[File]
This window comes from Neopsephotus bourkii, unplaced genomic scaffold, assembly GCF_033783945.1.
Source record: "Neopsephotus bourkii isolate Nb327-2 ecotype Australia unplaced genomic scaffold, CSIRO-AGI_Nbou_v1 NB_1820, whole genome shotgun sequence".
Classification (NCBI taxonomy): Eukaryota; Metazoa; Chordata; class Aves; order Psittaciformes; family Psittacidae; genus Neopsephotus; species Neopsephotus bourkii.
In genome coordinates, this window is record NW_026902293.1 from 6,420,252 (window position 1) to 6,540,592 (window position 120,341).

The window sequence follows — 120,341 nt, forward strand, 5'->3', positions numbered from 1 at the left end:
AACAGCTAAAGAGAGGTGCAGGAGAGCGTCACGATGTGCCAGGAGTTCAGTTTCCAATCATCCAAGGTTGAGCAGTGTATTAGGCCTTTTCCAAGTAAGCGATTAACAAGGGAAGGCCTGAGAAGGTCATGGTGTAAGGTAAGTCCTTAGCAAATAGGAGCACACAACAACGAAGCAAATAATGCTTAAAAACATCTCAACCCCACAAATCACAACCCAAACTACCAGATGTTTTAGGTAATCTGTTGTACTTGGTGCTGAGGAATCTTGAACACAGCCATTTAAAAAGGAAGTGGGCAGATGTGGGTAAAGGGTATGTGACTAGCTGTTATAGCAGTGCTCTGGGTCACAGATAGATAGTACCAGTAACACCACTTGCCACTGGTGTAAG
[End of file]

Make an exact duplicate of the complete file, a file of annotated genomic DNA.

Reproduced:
This window comes from Neopsephotus bourkii, unplaced genomic scaffold, assembly GCF_033783945.1.
Source record: "Neopsephotus bourkii isolate Nb327-2 ecotype Australia unplaced genomic scaffold, CSIRO-AGI_Nbou_v1 NB_1820, whole genome shotgun sequence".
Classification (NCBI taxonomy): Eukaryota; Metazoa; Chordata; class Aves; order Psittaciformes; family Psittacidae; genus Neopsephotus; species Neopsephotus bourkii.
In genome coordinates, this window is record NW_026902293.1 from 6,420,252 (window position 1) to 6,540,592 (window position 120,341).

The window sequence follows — 120,341 nt, forward strand, 5'->3', positions numbered from 1 at the left end:
AACAGCTAAAGAGAGGTGCAGGAGAGCGTCACGATGTGCCAGGAGTTCAGTTTCCAATCATCCAAGGTTGAGCAGTGTATTAGGCCTTTTCCAAGTAAGCGATTAACAAGGGAAGGCCTGAGAAGGTCATGGTGTAAGGTAAGTCCTTAGCAAATAGGAGCACACAACAACGAAGCAAATAATGCTTAAAAACATCTCAACCCCACAAATCACAACCCAAACTACCAGATGTTTTAGGTAATCTGTTGTACTTGGTGCTGAGGAATCTTGAACACAGCCATTTAAAAAGGAAGTGGGCAGATGTGGGTAAAGGGTATGTGACTAGCTGTTATAGCAGTGCTCTGGGTCACAGATAGATAGTACCAGTAACACCACTTGCCACTGGTGTAAG